Bridging the gap: Re-engaging the African-Caribbean community in cricket

Nick Friend finds out about the African-Caribbean Engagement Programme - the brainchild of Ebony Rainford-Brent - which is rolling out across the country

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Before the outbreak of the coronavirus pandemic brought cricket to a halt last March, the ACE Programme launched as a vital initiative set up to correct a 75 per cent decline in cricket participation among the African-Caribbean community.

But even as the impact of Covid-19 widened, the organisation – with Ebony Rainford-Brent as its driving force – ventured from strength to strength.

Initially running open trials through the early months of 2020, a summer schedule was subsequently put in place for 25 youngsters - albeit modified due to coronavirus restrictions - including a 40-over game at the Kia Oval. One trialist has since featured for Surrey Under-18s, with hopes for more to follow.

“Ultimately, the long-term ambition from this project is to get someone to walk out wearing the Surrey badge out onto the field,” Jeremy Greaves, Surrey Cricket Centres manager and an employee of the county for 19 years, told The Cricketer.

Those dreams have been aided by substantial backing from Sport England, who have invested £540,000 into the project, allowing the programme to take off as an independent charity.

That announcement, coming at the end of Black History Month, proved to be game-changing. ACE has since moved into Birmingham as its second city, with plans to expand further inside the next three years: Nottingham, Manchester and Bristol are all on the radar. The ECB has added further financial support for the project in the shape of a grant to assist these latest developments. Chevy Green has been appointed as director of programmes – the charity’s first full-time employee.

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Rainford-Brent, meanwhile, will chair the organisation, having previously become the first black woman to play for England, before taking up a position as a Surrey board member. She is also the club’s director of women’s cricket and has become a highly respected broadcaster.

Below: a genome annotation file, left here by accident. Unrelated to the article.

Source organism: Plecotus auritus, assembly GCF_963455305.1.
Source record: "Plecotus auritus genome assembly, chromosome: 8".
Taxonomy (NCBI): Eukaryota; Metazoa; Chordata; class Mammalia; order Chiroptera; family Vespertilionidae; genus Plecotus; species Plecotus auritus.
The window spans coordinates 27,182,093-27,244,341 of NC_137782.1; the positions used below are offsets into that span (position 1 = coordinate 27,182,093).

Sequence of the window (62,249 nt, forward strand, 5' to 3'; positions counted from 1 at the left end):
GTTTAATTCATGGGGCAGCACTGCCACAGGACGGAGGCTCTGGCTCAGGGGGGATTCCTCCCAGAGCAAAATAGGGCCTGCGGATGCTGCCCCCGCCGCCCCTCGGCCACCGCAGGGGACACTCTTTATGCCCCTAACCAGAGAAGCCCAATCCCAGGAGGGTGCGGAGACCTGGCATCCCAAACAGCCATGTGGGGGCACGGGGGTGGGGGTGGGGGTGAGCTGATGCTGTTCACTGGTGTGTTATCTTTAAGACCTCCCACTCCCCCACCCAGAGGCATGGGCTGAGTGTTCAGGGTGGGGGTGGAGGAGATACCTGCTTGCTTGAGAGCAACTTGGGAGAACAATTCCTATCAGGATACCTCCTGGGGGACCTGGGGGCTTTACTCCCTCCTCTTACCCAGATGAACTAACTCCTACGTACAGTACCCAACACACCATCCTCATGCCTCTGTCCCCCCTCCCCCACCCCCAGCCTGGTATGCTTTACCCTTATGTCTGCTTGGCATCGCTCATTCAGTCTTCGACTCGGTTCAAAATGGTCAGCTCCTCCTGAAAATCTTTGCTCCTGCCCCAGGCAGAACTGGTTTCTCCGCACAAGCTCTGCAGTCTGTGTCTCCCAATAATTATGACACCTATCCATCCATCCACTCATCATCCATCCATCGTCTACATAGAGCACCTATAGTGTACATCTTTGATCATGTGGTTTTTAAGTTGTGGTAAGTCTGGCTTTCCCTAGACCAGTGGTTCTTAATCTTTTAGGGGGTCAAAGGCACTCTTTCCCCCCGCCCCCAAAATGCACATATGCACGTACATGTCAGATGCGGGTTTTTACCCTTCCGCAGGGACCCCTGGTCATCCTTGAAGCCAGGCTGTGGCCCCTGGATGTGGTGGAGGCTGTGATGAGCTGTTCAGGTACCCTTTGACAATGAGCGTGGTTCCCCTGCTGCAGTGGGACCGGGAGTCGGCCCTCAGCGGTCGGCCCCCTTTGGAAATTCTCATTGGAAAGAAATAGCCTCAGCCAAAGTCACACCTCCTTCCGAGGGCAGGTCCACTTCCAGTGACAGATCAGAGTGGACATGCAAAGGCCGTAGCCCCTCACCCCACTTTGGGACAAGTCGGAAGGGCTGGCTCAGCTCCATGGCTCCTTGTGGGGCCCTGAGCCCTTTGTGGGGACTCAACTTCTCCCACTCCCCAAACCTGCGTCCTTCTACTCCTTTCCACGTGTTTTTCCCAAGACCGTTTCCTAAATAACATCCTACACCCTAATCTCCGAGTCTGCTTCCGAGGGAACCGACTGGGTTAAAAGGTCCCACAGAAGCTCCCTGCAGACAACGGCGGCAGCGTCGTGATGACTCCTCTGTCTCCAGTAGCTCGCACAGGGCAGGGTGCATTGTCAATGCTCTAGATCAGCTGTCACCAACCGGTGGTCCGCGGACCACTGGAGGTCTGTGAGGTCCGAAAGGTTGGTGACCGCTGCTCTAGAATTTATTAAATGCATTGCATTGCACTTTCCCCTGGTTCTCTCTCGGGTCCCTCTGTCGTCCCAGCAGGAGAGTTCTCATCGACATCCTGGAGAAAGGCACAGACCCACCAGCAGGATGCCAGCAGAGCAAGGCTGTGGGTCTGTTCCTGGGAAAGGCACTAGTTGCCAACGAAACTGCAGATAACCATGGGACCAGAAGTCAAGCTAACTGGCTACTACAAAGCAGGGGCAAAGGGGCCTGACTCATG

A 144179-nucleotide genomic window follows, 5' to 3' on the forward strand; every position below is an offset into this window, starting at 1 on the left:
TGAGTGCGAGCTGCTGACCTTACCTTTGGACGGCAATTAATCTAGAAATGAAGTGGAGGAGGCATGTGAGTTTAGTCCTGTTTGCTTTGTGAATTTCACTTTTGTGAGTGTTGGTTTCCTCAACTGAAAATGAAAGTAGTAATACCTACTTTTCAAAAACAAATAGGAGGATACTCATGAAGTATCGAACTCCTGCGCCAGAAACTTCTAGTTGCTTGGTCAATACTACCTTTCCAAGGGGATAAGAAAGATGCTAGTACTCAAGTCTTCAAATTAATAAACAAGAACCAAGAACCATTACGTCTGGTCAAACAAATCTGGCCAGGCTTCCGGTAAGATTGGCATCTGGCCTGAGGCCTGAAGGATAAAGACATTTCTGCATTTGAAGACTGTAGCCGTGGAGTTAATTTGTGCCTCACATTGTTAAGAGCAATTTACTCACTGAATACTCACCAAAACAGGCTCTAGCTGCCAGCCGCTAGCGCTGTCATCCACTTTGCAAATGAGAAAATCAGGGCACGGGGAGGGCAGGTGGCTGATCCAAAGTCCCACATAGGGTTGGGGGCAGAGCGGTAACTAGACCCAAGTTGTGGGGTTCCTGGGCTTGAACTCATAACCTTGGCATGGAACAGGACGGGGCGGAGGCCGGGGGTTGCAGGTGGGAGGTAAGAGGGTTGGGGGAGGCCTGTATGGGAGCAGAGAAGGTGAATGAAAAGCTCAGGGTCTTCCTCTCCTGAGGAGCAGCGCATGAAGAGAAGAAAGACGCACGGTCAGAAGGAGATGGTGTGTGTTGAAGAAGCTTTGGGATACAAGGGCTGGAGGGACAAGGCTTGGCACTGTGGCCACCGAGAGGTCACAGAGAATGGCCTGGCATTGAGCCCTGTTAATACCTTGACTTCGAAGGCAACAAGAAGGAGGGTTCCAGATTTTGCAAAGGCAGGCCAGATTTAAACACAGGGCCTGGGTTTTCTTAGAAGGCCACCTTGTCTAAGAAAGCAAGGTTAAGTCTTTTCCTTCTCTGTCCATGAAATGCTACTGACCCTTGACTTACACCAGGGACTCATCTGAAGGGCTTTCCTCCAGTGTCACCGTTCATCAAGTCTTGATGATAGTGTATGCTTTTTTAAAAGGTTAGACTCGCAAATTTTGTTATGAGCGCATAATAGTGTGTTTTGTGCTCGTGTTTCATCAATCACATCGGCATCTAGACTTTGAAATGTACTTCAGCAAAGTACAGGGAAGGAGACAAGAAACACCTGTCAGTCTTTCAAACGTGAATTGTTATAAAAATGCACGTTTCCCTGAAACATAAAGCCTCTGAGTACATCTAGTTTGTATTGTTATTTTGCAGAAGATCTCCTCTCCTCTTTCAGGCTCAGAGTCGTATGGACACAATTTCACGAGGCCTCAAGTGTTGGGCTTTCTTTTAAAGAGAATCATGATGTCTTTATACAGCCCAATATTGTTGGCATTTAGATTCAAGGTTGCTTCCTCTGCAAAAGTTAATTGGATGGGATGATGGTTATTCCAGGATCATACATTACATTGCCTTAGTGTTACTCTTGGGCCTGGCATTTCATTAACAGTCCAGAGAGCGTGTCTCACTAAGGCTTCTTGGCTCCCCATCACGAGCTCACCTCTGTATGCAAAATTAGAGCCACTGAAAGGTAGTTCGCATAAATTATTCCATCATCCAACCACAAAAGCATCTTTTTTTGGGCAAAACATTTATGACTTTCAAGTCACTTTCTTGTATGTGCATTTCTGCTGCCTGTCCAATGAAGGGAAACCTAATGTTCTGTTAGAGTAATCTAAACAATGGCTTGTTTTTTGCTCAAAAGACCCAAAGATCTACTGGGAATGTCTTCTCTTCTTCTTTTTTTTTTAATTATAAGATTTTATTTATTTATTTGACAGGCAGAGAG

“I got a little bit of a tear in my eye when I heard that one of the kids had made his Surrey Under-18 debut, and he held his own in the side,” she told The Cricketer.

“I think my happiest moment of the whole summer was when I went down to the Oval to one of the training sessions and the parents were there. Knowing that in 25 years I haven’t seen many black kids out on the training field, it wasn’t a contrived thing – they were just there to train. I got emotional and I spoke to the kids as I was leaving. I just said that I wanted them to be them.

“I don’t want them to feel like they have to prove anything: just be them and they’ll be in an environment that will support them to fulfil their potential as far as they can go. That feeling of being able to open the door is the greatest feeling.

“If, in 20 years – as a result of what the ACE programme does – we’re seeing more kids interested in the game coming through and you see that visually, that will mean more to me than anything. I’d cry for days.

“Of everything we’re doing, it’s the most special feeling to see a young person have a stake in our game that they deserve and believe. It’s priceless.”

In Rainford-Brent's early days at the club, Mark Butcher, Michael Carberry and Alex Tudor were all part of the men’s first team. All three would represent England. Yet, while England had nine black Test debutants between 1981 and 1990, there have been just three since 1999.

According to research carried out by Thomas Fletcher at Leeds Beckett University, the number of black non-overseas players in men’s county cricket fell from 33 to nine in the 25 years between 1994 and 2019. There were just three in the domestic women’s game in 2019.

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Only three full-time head coaches in the history of county cricket have been from an African-Caribbean background and none of the current 41 ECB board members are black.